The same applies in reverse, you can’t understand another persons position unless you open yourself up to their position, evidence and experiences that are clear to them because of the experiences.  Each person in that sense has “Unique Knowledge/Experience” that is outside of the scope of another person’s perspective.  As such, there are many things we can’t assert about another person without asking them and granting many of their internal premises.  The process of granting premises, evidence from experience, and other such positions in interpersonal communication is the make or break point in understanding.  Another persons premises may completely contradict something you’d already come to understand, or know, or they may seem to be too subjective, objective, abstract, or concrete for the way you rationalize details.  Sometimes a person’s position can be driven by neurotic obsession, or other times by a painful personal experience that can collude a person’s ability to grant that premise or position.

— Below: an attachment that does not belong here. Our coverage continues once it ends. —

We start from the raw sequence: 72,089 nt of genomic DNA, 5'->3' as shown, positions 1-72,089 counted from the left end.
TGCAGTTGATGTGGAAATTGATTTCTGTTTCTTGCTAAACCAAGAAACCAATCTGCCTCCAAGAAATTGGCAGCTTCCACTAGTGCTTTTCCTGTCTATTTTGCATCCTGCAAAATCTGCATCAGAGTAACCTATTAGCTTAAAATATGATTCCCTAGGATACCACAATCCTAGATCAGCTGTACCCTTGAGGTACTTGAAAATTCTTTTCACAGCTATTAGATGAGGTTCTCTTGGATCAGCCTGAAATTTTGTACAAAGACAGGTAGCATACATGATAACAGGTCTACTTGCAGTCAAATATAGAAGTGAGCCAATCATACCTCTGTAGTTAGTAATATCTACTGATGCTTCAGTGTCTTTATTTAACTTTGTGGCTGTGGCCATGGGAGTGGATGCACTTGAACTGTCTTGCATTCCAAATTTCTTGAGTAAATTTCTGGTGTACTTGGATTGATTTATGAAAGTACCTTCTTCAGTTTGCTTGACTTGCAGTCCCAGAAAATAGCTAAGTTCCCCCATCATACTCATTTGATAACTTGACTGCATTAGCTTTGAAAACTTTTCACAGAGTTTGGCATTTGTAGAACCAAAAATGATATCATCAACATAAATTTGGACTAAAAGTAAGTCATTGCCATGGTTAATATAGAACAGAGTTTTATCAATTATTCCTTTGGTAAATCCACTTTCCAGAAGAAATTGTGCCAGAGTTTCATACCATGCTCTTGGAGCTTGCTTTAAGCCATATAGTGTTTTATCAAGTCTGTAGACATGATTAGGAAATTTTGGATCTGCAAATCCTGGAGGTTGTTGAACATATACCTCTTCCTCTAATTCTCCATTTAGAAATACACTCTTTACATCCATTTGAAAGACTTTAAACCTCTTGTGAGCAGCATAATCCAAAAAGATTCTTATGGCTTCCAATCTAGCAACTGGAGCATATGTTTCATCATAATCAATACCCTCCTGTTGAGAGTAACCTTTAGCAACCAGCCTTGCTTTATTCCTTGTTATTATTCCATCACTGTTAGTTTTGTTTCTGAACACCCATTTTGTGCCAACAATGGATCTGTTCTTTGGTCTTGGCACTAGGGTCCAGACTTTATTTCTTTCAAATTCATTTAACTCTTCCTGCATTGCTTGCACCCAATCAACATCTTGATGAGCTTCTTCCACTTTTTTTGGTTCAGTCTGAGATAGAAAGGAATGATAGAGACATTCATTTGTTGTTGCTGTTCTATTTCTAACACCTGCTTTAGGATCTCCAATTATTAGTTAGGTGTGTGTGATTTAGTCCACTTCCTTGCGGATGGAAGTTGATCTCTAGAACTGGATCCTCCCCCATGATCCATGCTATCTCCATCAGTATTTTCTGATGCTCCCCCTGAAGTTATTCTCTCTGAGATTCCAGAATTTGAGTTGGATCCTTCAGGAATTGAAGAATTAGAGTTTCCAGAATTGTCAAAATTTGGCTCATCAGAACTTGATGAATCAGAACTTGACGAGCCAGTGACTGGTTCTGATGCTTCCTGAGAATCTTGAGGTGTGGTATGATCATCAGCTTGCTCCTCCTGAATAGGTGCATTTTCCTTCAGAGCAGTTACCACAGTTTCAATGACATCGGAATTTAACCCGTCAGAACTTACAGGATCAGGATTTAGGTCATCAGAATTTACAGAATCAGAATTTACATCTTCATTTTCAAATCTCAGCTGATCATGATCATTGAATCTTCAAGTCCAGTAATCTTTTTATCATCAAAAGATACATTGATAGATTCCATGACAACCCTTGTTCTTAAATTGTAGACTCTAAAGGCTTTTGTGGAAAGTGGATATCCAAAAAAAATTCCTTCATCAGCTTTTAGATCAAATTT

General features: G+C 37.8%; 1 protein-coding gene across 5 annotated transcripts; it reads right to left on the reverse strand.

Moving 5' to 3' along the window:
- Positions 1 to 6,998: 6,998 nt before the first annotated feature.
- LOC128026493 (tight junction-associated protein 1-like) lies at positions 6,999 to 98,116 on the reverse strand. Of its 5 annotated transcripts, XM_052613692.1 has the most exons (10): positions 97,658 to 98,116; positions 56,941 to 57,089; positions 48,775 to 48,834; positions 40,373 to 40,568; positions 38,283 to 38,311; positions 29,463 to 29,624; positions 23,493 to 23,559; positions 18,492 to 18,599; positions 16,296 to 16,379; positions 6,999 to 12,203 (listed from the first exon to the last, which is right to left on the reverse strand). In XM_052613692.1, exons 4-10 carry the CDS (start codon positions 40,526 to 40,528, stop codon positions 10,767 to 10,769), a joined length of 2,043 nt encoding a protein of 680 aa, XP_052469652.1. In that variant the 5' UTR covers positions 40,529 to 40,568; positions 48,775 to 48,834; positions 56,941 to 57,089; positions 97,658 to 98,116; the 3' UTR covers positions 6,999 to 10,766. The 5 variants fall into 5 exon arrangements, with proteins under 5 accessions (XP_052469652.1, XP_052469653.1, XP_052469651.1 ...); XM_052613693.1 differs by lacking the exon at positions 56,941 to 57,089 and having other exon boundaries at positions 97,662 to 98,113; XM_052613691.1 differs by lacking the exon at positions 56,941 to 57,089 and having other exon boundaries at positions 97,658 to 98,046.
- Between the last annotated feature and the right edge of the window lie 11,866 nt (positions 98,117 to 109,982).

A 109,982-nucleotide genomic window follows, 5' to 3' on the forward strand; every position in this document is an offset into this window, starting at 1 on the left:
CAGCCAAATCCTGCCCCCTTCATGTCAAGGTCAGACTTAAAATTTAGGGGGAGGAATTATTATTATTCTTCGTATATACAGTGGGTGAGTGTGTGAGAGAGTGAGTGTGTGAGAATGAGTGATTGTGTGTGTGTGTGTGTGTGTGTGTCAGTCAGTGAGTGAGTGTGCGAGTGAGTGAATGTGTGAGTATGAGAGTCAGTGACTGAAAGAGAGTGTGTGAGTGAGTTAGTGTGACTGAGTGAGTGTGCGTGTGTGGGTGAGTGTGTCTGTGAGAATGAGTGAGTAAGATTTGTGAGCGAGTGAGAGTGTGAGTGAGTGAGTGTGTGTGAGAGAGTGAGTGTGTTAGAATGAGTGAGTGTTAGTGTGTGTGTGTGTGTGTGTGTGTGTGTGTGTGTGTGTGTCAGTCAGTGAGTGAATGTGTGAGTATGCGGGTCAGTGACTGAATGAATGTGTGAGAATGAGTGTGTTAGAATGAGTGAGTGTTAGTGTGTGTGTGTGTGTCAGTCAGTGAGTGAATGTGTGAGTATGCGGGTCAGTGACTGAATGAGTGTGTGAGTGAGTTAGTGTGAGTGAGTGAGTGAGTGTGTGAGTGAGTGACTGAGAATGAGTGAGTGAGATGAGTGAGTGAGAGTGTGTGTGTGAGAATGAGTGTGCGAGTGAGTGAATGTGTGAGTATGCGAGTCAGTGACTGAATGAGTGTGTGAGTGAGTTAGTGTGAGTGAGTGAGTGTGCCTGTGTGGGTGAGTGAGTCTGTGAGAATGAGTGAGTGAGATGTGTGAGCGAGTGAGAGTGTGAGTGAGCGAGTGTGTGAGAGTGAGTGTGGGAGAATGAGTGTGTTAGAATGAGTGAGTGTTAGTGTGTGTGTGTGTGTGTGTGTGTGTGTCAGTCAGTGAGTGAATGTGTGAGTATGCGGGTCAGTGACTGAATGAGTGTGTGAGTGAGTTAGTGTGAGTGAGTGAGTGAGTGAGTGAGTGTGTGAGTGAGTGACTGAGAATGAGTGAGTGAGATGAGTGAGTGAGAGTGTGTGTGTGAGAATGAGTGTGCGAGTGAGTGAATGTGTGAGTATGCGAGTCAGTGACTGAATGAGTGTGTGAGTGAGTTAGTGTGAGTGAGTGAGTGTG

A description of communication.

A depiction of communication - Image via Wikipedia

However, without communication there is no way to resolve this.  Communication in and of itself does not guarantee understanding, but understand is strongly affected by empathy, compassion, and other instinctual emotional reactions that tend to govern morality in humans.  A person in a state of cognitive dissonance is going to frequently if not always be unable to understand your position if the subject of that position is the cause of said cognitive dissonance.  Cognitive Dissonance arises when trying to process two statements as both true or both false when those two concepts exist in contradiction to each other.  This happens quite often with religion and issues with accepting and protecting GLBT people.  A person can experience cognitive dissonance with realizing the valid positions and real needs of GLBT people coupled with the religiously accepted position against homosexuality, et cetera.  Sometimes those positions can even come from GLBT people of religious inclination.